Still, some safety advocates feel the agency's guidelines don't go far enough.
The National Transportation Safety Board issued a proposal in December calling for all states to outlaw cell phone use, including use of hands-free devices, while driving.
The proposal is far tougher than restrictions put in place by many states banning hand-held calls or texting and could put technologies that promote hands-free calling behind the wheel at risk.
While LaHood said he appreciates NTSB's efforts, the agency is still studying the risks of driving while using hands-free devices. LaHood said in December he didn't believe "hands-free" was the problem.
"Before we go too much further," LaHood said, "I want to see what the studies we're doing on the cognitive distractions on some of these technologies."
PRESS RELEASE: U.S. Department of Transportation Proposes ‘Distraction' Guidelines for Automakers
Proposed recommendations would encourage manufacturers to develop "less distracting" in-vehicle electronic devices
WASHINGTON – U.S. Transportation Secretary Ray LaHood today announced the first-ever federally proposed guidelines to encourage automobile manufacturers to limit the distraction risk for in-vehicle electronic devices. The proposed voluntary guidelines would apply to communications, entertainment, information gathering and navigation devices or functions that are not required to safely operate the vehicle.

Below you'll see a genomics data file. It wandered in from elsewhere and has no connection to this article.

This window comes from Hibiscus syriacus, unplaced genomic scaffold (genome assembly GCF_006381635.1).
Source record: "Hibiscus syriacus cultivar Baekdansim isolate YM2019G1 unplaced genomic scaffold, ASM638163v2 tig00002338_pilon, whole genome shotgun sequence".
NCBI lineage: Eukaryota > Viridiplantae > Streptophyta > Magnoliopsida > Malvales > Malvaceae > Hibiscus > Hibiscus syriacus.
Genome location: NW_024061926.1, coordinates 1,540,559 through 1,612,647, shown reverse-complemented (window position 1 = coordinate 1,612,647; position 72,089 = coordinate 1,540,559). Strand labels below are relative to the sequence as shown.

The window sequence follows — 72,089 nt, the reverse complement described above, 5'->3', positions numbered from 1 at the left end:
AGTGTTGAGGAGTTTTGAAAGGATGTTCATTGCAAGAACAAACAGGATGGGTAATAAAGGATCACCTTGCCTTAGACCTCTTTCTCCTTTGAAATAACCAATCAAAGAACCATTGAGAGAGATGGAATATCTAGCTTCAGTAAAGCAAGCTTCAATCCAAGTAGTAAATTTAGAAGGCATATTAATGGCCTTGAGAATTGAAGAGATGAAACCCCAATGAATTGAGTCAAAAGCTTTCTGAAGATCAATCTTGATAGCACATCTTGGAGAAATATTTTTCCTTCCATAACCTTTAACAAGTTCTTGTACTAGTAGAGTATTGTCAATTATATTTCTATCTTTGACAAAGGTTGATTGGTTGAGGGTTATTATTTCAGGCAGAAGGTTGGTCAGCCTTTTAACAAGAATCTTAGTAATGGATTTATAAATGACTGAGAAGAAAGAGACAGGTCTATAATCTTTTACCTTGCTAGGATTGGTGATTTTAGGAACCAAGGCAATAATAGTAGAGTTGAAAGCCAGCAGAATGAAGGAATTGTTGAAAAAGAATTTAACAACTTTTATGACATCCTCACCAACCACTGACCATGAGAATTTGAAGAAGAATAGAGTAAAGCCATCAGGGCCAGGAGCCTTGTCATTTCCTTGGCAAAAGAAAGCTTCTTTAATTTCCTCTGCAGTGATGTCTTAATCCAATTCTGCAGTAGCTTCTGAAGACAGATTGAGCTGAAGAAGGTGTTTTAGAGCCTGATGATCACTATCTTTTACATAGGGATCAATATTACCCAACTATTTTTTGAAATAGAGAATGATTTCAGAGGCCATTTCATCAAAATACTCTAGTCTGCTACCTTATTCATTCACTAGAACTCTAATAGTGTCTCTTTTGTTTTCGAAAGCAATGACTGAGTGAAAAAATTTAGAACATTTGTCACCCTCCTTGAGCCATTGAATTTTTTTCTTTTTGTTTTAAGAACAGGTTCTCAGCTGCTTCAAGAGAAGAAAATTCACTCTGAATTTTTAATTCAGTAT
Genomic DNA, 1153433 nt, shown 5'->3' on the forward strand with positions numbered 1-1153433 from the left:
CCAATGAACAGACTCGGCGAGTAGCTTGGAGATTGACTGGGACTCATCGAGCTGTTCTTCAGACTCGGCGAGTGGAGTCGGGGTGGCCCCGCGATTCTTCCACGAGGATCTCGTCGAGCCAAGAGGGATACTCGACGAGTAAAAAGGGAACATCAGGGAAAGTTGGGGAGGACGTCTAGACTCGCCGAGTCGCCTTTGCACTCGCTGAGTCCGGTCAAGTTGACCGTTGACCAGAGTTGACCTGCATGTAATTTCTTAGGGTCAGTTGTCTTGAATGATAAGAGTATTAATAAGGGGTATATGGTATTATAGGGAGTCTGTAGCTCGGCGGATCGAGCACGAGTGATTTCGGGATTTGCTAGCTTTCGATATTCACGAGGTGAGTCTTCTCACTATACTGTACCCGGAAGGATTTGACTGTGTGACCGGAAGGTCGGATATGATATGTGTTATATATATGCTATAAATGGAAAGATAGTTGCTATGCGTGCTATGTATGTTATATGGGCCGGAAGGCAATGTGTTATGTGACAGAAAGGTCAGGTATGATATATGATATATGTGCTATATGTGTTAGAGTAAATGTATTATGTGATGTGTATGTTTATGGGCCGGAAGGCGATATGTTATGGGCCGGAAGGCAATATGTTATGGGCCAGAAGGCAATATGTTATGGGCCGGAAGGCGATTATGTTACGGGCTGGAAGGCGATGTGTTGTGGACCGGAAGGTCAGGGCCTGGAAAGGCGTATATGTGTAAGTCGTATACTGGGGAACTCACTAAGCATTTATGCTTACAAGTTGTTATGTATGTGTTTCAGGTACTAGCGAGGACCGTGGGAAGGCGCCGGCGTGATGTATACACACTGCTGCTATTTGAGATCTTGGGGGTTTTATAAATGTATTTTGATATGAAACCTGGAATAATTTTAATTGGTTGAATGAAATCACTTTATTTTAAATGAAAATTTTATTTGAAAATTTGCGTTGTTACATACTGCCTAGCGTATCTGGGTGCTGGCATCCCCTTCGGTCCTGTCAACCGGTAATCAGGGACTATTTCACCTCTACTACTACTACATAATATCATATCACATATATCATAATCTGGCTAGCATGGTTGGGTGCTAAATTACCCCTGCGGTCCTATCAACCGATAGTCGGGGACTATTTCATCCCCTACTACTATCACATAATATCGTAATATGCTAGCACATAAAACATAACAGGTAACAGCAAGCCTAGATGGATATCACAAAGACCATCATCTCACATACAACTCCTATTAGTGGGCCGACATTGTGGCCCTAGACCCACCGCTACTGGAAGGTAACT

Issued by the Department's National Highway Traffic Safety Administration (NHTSA), the guidelines would establish specific recommended criteria for electronic devices installed in vehicles at the time they are manufactured that require visual or manual operation by drivers. The announcement of the guidelines comes just days after President Obama's FY 2013 budget request, which includes $330 million over six years for distracted driving programs that increase awareness of the issue and encourage stakeholders to take action.
"Distracted driving is a dangerous and deadly habit on America's roadways – that's why I've made it a priority to encourage people to stay focused behind the wheel," said Secretary LaHood. "These guidelines are a major step forward in identifying real solutions to tackle the issue of distracted driving for drivers of all ages."
Geared toward light vehicles (cars, SUVs, pickup trucks, minivans, and other vehicles rated at not more than 10,000 pounds gross vehicle weight), the guidelines proposed today are the first in a series of guidance documents NHTSA plans to issue to address sources of distraction that require use of the hands and/or diversion of the eyes from the primary task of driving.